Meet the bootlace worm, Lineus longissimus. It's ugly. It stinks. It produces an offensive mucus. And, if a specimen that washed up on Scotland's shores in the 19th century is anything to go by, they rank among the longest animals on the planet.

What that 55 metres (180 feet) of living horror noodle lacks in charm it might make up for in usefulness in pest control, with a toxin found in its slime that is non-toxic to humans but proves deadly to various arthropods. And that includes cockroaches.

Let's face it, some insects we just love to hate. Cockroaches are the perfect example – those smug little faces and a reputation for surviving anything nature throws at them makes you want to empty a can of bug-spray on their backs.

This newly discovered protein could be the ultimate answer in not just anti-roach weaponry, but in other damaging creepy-crawlies such as varroa mites and even fruit flies.

A team of international researchers turned their attention to a group of marine worms known as nemerteans thanks to their remarkable similarity to another toxic organism.

"Nemerteans have striking similarities with cone snails," the researchers write in their report.

"Both phyla use a proboscis for capture of prey, and one sub-class of nemerteans is also equipped with a stylet having the same apparent function as the radula tooth of the cone snail: venom injection."

But rather than look at what they might be injecting, the team investigated a more conspicuous place for a deadly chemical soup – their covering of mucous.

The nemerteans' slime has been known to have a toxic effect on humans for centuries. In the mid-16th century, the Swedish naturalist Olaus Magnus described how brushing against an enormous specimen could lead to swelling.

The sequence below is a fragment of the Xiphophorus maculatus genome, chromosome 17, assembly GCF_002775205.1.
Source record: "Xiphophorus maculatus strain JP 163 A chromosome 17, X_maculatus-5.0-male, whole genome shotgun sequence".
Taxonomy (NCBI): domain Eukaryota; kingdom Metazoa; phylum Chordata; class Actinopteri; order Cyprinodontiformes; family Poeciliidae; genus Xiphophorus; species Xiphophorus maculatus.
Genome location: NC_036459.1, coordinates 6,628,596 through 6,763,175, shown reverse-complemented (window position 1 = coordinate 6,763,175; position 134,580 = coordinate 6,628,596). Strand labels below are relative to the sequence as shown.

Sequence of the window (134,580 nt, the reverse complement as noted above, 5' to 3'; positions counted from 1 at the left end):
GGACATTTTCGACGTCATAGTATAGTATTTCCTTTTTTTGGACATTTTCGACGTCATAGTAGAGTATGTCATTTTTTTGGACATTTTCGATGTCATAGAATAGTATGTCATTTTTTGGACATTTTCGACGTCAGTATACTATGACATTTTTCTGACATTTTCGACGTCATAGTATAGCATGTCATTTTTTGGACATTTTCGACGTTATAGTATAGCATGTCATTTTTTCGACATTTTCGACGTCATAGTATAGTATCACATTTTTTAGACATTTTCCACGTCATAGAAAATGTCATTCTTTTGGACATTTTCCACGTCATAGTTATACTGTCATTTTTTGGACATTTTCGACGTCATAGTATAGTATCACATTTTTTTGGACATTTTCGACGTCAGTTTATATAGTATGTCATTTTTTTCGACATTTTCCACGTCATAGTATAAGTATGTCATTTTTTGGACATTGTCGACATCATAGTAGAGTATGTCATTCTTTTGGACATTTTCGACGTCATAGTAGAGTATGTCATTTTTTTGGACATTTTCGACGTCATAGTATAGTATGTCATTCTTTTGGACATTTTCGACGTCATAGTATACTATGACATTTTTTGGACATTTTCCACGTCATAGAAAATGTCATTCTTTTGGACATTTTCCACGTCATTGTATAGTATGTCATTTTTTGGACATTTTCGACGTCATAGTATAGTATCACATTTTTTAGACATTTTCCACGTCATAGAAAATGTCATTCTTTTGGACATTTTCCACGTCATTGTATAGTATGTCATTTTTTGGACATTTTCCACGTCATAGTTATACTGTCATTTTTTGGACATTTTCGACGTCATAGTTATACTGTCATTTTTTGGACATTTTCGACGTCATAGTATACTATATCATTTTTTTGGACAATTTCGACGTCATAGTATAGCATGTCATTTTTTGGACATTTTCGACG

But until now, much of the chemical make-up of this material has never been scrutinised in great detail.

Some of the mucous' smaller, low-weight organic compounds such as tetrodotoxins and alkaloids have been identified in previous studies.

In this study, it was protein-based neurotoxins they were hoping to get a handle on.

Their analysis revealed a completely new family of toxic peptide based on a kind of bridging structure called a cystine knot, which they dubbed alpha-nemertides.

By mapping the way the genomes of 17 species of nemertean produced proteins, the team discovered eight examples of this compound.

Its effects became clear when the researchers tested one of the compounds on several species of invertebrate. One was the green crab, Carcinus maenas. Another test included juvenile specimens of Blaptica dubia – the humble orange-spotted cockroach.

At relatively low concentrations all of the test specimens were either dead or paralysed.

Further research that included varroa mites and drosophila fruit flies showed the proteins targeted sodium channels in the invertebrates' nervous systems, preventing them from closing and locking the nerves into permanent action.

Since the same tiny concentrations of the compound on mammal nerves was significantly less potent, alpha-nemertides just might make for a decent insecticide that could blast bugs but have no effect on us or our pets.

Current searches for the next generation of pesticides have been focussing on more widely known venomous creatures, such as snakes and spiders.

This new kind of worm toxin has the advantage of being powerful at a fraction of the concentration.

Clearly more work needs to be done before we can expect to whip out a can of alpha-nemertide roach spray from under the sink.

But if the Apocalypse doesn't give the cockroaches nightmares, a 55 metre long, slime coated marine worm should.

This research was published in Scientific Reports.